Technology is transforming all parts of the talent acquisition process, including prehire assessments. What used to be perceived as transactional tools, bolted to the recruitment process after candidates had progressed through a portion of the sourcing and recruiting cycle, are transforming to provide insights that can be leveraged at any time, before and after hiring. Continue reading “Prehire assessments—Validated approaches to hire for values, fit, and potential”
How to frame your HR tech strategy
Posted by Chris Havrilla on November 22, 2019.
Many HR organizations acquired their technology stack gradually, as a function of new business, new leaders, and new key initiatives. As such, it’s common to find that an organization’s HR tech stack is a “wreck” of different systems, with a maze of applications, workarounds, spreadsheets, reports, and decks that don’t align with one another. It’s rarely planned, integrated, consolidated, or optimized. In many cases, it’s “owned” by different groups. In such a scenario, the care and feeding of this technology, along with tech- and data-heavy transactions, constitute as much work as the work of service delivery. Continue reading “Do you have an HR tech wreck?”
Let’s imagine that you’re focusing on your health and fitness and want to incorporate walking into your daily routine. Without setting a goal of how many steps to take every day, you’ll likely not get better at walking more, and without monitoring your progress along the way, you won’t know if you’re achieving your goal. The same is true for performance management—and the stakes are higher, considering that this is an activity that feeds into your career, growth, and compensation. If you aren’t clear on what you’re trying to achieve and aren’t getting regular updates on your progress, it will be difficult for you to be productive—hence the business case for goals.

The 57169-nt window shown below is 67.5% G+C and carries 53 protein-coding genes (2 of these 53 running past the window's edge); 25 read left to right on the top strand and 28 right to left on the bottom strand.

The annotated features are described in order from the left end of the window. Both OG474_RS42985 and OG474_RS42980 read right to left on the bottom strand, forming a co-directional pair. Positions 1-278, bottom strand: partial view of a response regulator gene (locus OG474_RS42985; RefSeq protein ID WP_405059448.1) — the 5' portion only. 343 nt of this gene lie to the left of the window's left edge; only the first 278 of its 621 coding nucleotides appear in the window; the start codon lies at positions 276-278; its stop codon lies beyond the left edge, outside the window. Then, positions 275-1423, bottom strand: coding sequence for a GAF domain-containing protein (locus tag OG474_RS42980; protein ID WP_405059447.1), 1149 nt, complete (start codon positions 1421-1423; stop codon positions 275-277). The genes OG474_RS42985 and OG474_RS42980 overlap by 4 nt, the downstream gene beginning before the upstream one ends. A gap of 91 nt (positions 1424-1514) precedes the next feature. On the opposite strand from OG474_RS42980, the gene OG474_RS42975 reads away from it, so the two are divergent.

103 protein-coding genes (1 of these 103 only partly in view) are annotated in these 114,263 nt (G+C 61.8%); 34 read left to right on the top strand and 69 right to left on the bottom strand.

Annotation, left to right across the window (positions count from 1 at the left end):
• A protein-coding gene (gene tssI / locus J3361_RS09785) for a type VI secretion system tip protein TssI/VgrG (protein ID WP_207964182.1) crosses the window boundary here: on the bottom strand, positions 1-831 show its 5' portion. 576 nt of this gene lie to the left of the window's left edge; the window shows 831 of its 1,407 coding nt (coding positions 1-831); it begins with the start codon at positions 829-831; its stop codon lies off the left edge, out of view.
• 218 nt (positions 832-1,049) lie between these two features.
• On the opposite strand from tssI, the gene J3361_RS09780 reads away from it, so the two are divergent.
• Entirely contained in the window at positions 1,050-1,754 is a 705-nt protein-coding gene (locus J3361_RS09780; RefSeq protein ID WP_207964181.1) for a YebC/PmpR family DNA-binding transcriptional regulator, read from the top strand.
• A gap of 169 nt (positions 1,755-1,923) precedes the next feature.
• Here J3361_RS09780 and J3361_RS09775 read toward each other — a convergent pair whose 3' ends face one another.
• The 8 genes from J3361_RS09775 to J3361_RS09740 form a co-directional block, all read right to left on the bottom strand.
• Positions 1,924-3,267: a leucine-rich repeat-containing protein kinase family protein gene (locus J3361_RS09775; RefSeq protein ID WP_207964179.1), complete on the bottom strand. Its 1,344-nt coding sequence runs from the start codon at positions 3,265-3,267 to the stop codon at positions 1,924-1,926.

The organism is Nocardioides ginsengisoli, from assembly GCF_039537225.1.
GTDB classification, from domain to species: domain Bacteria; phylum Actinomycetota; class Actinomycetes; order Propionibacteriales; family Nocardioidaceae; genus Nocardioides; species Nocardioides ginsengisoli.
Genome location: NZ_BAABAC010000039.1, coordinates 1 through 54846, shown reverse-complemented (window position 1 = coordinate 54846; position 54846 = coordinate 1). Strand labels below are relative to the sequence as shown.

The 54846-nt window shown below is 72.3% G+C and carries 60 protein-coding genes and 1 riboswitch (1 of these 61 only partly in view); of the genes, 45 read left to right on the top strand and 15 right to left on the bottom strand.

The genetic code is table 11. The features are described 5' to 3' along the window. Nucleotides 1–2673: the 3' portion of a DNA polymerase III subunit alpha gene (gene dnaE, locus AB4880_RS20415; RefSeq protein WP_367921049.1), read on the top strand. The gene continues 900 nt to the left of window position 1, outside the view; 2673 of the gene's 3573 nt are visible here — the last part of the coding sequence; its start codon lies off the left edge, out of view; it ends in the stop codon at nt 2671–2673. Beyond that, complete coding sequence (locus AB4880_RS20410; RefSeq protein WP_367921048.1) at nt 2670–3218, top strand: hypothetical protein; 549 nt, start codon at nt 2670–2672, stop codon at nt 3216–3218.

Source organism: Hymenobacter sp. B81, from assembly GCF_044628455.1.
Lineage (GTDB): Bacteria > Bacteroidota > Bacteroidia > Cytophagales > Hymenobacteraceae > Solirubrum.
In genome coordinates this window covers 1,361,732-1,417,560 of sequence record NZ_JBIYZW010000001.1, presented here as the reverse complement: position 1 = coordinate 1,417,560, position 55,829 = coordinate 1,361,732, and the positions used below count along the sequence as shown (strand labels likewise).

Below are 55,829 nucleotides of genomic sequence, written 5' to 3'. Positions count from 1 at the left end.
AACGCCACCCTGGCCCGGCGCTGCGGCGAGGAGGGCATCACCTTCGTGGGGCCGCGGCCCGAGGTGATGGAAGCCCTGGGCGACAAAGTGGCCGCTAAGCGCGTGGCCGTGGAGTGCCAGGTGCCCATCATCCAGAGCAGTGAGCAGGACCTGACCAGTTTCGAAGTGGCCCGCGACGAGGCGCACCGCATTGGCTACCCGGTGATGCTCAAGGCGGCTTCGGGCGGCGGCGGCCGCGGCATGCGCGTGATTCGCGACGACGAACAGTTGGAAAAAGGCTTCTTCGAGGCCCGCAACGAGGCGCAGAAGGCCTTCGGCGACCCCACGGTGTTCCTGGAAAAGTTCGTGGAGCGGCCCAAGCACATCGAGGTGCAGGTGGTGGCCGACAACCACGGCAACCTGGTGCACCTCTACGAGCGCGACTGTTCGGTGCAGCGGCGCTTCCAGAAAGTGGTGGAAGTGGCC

Continue reading “Using goals to drive productivity: Set the STAGE!”
Change is at the forefront of the current business landscape—from broader changes in society and technology to shifts in how leaders need to operate and how talent is retained. As business leaders embark on designing the organization of the future, it’s more critical than ever for them to consider business strategies that keep innovation, flexibility, adaptability, and efficiency at the core. Our High-Impact Organization Design study1 identified areas in which organizations are reinventing themselves, and we explored them in our recently published findings article, Six Top Findings for Designing Tomorrow’s Companies Today.2 In this blog post, we highlight four practices companies executing successful organization design efforts typically use to help combat today’s turbulent times.
Continue reading “4 practices that design tomorrow’s companies today”